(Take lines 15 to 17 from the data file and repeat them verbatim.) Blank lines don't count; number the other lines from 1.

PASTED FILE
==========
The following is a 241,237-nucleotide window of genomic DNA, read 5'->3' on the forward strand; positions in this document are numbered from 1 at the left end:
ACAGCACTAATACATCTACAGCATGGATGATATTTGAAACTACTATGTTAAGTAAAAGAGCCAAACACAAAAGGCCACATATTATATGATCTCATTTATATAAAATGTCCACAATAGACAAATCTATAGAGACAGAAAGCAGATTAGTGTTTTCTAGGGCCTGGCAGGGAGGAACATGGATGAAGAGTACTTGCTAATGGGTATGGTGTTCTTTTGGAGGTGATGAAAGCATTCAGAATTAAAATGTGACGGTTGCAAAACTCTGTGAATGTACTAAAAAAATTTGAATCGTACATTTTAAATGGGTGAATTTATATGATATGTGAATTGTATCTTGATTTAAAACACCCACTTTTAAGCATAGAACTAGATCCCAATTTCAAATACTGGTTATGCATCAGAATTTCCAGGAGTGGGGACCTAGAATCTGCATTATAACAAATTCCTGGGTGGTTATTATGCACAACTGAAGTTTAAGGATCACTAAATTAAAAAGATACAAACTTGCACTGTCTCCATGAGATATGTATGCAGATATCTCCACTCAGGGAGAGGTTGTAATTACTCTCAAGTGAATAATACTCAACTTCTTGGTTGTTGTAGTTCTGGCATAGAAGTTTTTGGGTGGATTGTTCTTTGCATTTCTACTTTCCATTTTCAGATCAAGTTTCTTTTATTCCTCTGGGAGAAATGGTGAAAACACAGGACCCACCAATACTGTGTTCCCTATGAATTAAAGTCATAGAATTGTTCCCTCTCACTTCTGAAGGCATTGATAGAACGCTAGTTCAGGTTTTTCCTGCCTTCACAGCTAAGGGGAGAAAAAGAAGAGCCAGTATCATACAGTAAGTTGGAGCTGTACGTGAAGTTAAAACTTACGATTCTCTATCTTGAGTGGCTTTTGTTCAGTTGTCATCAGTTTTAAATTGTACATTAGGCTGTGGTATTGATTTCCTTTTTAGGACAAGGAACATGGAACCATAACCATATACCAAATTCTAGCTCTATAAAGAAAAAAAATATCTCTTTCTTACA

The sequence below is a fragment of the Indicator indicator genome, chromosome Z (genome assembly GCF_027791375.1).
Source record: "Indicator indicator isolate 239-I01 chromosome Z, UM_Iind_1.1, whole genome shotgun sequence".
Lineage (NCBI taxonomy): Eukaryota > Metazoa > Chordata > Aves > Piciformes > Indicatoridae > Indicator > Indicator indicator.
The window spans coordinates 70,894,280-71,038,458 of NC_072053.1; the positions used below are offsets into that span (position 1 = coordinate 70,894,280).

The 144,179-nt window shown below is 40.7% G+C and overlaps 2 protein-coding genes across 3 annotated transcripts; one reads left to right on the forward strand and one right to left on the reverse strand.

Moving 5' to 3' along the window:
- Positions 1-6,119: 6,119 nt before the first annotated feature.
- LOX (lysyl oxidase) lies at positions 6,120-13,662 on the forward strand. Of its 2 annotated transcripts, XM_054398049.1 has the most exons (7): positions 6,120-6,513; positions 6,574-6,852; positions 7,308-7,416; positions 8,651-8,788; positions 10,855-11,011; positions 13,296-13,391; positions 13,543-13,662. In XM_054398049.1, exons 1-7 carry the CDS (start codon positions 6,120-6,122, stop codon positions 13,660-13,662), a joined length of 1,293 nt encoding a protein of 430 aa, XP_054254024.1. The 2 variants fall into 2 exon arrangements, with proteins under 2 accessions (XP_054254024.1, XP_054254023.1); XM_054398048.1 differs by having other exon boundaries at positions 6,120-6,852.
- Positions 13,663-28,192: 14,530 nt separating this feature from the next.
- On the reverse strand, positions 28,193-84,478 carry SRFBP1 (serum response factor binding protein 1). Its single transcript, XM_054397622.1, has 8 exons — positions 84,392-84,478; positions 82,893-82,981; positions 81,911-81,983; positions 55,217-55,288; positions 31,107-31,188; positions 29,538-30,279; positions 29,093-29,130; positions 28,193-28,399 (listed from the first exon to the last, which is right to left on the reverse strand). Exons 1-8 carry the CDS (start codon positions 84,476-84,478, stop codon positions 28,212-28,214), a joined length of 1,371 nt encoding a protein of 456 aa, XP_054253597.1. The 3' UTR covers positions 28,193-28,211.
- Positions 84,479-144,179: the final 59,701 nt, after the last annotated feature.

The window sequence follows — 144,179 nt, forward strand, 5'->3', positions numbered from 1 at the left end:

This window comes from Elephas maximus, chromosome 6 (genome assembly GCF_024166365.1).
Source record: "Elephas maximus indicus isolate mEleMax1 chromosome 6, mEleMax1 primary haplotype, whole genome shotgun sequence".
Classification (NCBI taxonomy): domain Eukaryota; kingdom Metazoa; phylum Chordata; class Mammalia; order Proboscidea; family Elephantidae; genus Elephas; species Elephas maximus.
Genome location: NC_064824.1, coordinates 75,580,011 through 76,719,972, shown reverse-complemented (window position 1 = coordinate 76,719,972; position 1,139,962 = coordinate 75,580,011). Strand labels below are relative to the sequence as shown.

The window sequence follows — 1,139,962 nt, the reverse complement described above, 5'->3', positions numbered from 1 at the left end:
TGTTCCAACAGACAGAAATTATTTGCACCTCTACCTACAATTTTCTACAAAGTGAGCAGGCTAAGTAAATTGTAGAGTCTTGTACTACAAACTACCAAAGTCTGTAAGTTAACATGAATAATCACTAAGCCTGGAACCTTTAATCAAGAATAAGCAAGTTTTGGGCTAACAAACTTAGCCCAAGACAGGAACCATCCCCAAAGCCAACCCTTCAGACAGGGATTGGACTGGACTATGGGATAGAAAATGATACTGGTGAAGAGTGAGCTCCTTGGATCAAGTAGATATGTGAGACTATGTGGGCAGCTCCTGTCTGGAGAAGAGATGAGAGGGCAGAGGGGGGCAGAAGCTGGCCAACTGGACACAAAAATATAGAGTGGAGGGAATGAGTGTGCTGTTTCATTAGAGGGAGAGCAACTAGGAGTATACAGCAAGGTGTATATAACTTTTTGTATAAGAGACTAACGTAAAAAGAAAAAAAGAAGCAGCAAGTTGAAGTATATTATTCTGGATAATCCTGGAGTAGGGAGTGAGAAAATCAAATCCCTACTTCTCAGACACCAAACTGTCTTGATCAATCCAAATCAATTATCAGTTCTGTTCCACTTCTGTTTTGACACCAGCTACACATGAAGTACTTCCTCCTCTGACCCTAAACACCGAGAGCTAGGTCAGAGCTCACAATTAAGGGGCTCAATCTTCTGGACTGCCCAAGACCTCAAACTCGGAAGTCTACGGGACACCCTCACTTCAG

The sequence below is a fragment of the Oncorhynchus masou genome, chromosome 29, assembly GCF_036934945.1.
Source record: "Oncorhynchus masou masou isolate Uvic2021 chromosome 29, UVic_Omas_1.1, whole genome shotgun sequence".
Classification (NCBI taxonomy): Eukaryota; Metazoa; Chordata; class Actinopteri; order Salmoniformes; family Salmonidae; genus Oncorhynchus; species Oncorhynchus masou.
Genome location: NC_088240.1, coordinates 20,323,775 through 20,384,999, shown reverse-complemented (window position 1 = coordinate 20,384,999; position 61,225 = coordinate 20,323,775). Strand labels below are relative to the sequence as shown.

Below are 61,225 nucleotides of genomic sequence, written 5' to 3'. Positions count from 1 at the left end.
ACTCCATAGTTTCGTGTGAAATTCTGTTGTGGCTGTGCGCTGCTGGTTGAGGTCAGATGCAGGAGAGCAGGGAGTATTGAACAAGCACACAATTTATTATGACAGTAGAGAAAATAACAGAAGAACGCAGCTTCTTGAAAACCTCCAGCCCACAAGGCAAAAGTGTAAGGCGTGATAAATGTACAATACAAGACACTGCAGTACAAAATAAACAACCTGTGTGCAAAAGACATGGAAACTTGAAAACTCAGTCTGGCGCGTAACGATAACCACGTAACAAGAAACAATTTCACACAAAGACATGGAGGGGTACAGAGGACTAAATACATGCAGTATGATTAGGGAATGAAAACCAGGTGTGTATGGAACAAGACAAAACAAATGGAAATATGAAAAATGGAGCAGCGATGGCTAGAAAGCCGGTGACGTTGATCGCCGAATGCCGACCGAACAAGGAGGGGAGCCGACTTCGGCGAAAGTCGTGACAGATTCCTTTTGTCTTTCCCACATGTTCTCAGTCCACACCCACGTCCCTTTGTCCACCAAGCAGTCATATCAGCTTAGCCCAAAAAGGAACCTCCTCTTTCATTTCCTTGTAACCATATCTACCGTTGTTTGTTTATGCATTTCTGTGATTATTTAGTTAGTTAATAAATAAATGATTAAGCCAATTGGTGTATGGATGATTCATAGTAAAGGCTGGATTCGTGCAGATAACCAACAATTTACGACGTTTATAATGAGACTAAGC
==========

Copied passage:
This window comes from Elephas maximus, chromosome 6 (genome assembly GCF_024166365.1).
Source record: "Elephas maximus indicus isolate mEleMax1 chromosome 6, mEleMax1 primary haplotype, whole genome shotgun sequence".
Classification (NCBI taxonomy): domain Eukaryota; kingdom Metazoa; phylum Chordata; class Mammalia; order Proboscidea; family Elephantidae; genus Elephas; species Elephas maximus.